The death has been announced, on Thursday, of Bernard Cribbins, one of Britain’s finest character actors. In his long career he was also a comedian and a children’s TV presenter.
Bernard Joseph Cribbins was born at Oldham, Lancashire on December 29, 1928. Oldham is a town that has always punched well above its weight, in the entertainment stakes being the birthplace of Sarah Lancashire, Eric Sykes, and Barclay James Harvest.
Like Roy Hudd who died 2 years ago, Cribbins was a massive star in Britain but virtually unknown outside these islands. After leaving school at 13, something that was far from unusual at that time, he worked for the Oldham Repertory Theatre. Although too young to serve in the Second World War, he couldn’t avoid National Service and served in what was then Palestine.
His name first appeared in the London Times on November 23, 1955 when a critic reviewed Mayor’s Nest, which was performed at the Queen’s Theatre, Hornchurch the previous day: “Mr Bernard Cribbins manages to find a coolly earnest fecklessness for the veterinary English mayor”.
The following year saw the first of his many entries in the Internet Movie Database. He appeared in two TV series: The Black Tulip and David Copperfield. A number of bit parts in films followed, some uncredited, followed by regular work in both TV and cinema.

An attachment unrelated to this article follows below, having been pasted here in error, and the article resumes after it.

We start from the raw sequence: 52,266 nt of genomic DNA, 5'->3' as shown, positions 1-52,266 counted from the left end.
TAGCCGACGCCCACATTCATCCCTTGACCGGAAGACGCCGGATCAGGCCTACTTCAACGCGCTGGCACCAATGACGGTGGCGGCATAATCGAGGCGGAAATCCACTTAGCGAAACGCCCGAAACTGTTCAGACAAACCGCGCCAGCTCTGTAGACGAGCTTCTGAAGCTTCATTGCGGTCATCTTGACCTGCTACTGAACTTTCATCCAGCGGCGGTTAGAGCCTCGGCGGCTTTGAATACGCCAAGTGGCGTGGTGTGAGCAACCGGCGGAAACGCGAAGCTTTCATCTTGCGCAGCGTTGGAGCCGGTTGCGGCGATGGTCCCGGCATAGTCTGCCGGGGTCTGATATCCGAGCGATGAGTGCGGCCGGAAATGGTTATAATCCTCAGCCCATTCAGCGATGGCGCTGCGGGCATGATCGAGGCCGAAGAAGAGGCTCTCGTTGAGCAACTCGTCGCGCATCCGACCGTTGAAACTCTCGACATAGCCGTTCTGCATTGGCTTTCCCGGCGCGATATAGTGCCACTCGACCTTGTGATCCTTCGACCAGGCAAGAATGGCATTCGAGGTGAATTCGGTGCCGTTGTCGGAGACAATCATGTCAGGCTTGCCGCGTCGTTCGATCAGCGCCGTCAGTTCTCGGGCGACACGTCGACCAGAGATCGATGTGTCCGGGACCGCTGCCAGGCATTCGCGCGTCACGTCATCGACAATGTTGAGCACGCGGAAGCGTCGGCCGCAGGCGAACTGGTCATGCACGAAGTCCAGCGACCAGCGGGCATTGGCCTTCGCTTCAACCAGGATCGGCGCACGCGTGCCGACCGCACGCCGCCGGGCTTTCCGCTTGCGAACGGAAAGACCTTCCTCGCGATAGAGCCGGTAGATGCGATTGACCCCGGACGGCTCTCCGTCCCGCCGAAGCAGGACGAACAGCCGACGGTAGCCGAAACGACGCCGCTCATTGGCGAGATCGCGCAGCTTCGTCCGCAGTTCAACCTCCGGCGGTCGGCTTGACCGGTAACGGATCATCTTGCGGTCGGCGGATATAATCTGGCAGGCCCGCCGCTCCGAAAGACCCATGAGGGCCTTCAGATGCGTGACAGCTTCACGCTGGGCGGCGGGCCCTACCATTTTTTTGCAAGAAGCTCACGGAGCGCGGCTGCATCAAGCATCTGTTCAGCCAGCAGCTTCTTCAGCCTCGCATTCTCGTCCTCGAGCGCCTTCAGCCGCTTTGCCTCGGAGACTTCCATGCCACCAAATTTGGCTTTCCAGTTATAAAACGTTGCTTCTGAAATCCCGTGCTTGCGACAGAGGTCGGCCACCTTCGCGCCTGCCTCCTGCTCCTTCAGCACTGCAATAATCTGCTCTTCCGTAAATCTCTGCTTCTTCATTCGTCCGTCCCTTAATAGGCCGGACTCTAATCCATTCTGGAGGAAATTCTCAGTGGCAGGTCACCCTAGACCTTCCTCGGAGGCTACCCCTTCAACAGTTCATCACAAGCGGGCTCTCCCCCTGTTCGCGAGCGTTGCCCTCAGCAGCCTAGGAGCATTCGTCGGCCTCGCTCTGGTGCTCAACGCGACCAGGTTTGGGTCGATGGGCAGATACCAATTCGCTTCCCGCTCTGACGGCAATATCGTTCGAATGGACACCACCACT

His first leading role, as it were, came in 1962 when he recorded a number of comedy songs including Gossip Calypso and Right, Said Fred. The latter, about three workmen trying to move a piano, reached number 10 in the UK singles chart and its title, sans comma, was purloined by brothers Fred and Richard Fairbrass in 1989 as their band name.
Although he would never have been considered for the role of James Bond, Cribbins played a taxi driver in the 1967 Bond film Casino Royale, and he was never short of work. His autobiography (written with James Hogg) recognised this in its title: Bernard Who? 75 YEARS OF DOING JUST ABOUT EVERYTHING; he did though have his own brief TV series in 1969-70; called simply Cribbins. Bob Todd, another fine character actor, appeared alongside him in all 12 episodes.
In the 1970s, he worked as a narrator, including on The Wombles, a children’s TV series.
In 1983, he co-starred with Richard Briers in the Whitehall farce Run For Your Wife. Briers played a bigamist who having been the victim of a violent crime, saw his life unravelling due to the police investigation; Cribbins played what the Financial Times critic described as “a gullibly co-operative neighbour”.
After that he did a lot more TV, including appearing in ten episodes of Doctor Who between 2007 and 2010. He had actually appeared in a Dr Who film in 1968. Lately he had moved into podcasts; his last IMDb entry being for Dr. Who & The Daleks: The Official Story of the Films, this year.
In 2009, he received a special BAFTA award and in 2011 he was awarded the OBE.
Bernard Cribbins was married to the same woman for over sixty years. His wife, Gillian, died in October last year.